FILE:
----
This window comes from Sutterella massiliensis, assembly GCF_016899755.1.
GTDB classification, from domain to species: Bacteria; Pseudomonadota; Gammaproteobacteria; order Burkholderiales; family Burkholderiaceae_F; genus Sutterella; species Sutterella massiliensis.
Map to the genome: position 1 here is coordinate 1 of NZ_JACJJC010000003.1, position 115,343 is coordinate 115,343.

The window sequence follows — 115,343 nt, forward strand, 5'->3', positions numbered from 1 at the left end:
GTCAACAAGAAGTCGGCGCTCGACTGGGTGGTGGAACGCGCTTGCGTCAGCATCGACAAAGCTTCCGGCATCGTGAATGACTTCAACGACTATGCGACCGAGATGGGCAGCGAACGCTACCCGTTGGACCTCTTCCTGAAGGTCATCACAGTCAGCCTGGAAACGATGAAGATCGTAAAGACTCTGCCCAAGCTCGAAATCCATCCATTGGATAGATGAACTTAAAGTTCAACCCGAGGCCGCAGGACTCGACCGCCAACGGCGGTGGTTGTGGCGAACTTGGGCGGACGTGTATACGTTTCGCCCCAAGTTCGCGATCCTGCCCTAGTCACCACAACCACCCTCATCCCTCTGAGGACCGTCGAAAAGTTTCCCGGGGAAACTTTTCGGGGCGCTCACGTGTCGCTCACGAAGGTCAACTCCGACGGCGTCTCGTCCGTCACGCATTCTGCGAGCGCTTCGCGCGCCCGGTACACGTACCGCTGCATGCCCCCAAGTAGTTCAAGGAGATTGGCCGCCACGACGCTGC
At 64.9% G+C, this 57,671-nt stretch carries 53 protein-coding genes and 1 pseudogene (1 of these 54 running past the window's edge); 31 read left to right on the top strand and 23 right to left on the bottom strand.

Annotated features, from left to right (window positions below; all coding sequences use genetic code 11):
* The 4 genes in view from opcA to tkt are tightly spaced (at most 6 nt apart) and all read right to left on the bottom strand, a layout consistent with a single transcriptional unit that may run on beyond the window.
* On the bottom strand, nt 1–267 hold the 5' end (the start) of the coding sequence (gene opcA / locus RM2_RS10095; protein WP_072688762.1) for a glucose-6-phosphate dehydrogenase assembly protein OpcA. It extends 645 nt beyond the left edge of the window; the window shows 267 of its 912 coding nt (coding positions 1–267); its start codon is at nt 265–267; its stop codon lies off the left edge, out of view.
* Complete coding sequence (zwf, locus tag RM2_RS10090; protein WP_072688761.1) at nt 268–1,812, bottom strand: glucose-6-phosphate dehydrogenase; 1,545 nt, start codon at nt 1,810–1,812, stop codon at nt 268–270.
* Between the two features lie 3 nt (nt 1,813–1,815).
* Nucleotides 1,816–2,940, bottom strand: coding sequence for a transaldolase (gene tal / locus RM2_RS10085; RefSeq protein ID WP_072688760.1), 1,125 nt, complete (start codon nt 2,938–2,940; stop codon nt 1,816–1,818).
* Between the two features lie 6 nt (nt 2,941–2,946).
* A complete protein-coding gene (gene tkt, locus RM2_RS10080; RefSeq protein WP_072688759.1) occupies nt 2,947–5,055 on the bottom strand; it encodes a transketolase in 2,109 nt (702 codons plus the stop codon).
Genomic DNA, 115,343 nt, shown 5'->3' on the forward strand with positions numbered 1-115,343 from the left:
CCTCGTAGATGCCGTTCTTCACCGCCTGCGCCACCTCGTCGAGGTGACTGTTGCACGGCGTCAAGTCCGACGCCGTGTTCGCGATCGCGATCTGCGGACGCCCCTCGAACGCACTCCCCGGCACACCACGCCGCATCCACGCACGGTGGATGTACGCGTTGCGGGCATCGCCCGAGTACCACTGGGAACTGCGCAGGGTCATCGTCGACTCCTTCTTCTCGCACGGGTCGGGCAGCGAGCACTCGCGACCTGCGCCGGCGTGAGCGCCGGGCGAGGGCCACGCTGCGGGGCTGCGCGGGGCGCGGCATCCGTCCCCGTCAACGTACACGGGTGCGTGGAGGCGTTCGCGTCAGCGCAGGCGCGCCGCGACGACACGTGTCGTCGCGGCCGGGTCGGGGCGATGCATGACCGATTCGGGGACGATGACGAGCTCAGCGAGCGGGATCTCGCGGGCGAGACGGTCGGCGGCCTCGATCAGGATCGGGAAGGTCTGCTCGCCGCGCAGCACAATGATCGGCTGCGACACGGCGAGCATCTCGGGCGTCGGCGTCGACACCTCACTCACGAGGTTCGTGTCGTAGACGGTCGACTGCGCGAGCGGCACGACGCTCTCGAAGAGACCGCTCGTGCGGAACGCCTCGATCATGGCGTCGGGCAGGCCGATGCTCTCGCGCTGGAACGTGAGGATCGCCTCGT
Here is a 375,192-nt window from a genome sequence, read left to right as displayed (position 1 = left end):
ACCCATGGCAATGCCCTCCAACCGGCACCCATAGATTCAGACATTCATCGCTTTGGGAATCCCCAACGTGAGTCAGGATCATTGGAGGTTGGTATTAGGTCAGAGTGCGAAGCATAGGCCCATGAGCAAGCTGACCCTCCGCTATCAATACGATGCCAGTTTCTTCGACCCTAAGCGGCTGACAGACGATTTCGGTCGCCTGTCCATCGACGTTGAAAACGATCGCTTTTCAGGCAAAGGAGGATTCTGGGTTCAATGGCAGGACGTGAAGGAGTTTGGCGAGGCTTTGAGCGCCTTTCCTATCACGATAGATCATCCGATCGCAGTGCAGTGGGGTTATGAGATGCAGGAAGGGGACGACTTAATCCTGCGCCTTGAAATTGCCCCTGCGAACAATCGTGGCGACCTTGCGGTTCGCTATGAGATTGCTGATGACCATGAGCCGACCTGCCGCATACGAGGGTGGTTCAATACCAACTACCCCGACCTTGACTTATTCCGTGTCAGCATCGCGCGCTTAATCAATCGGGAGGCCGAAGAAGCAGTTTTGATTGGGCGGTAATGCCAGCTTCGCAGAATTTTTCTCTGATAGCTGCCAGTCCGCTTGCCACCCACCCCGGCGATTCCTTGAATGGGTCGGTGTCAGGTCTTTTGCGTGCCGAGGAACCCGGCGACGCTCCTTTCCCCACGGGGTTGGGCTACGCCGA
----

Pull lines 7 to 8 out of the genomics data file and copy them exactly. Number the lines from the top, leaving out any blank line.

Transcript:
Annotated features, from left to right (window positions below; all coding sequences use genetic code 11):
* The 4 genes in view from opcA to tkt are tightly spaced (at most 6 nt apart) and all read right to left on the bottom strand, a layout consistent with a single transcriptional unit that may run on beyond the window.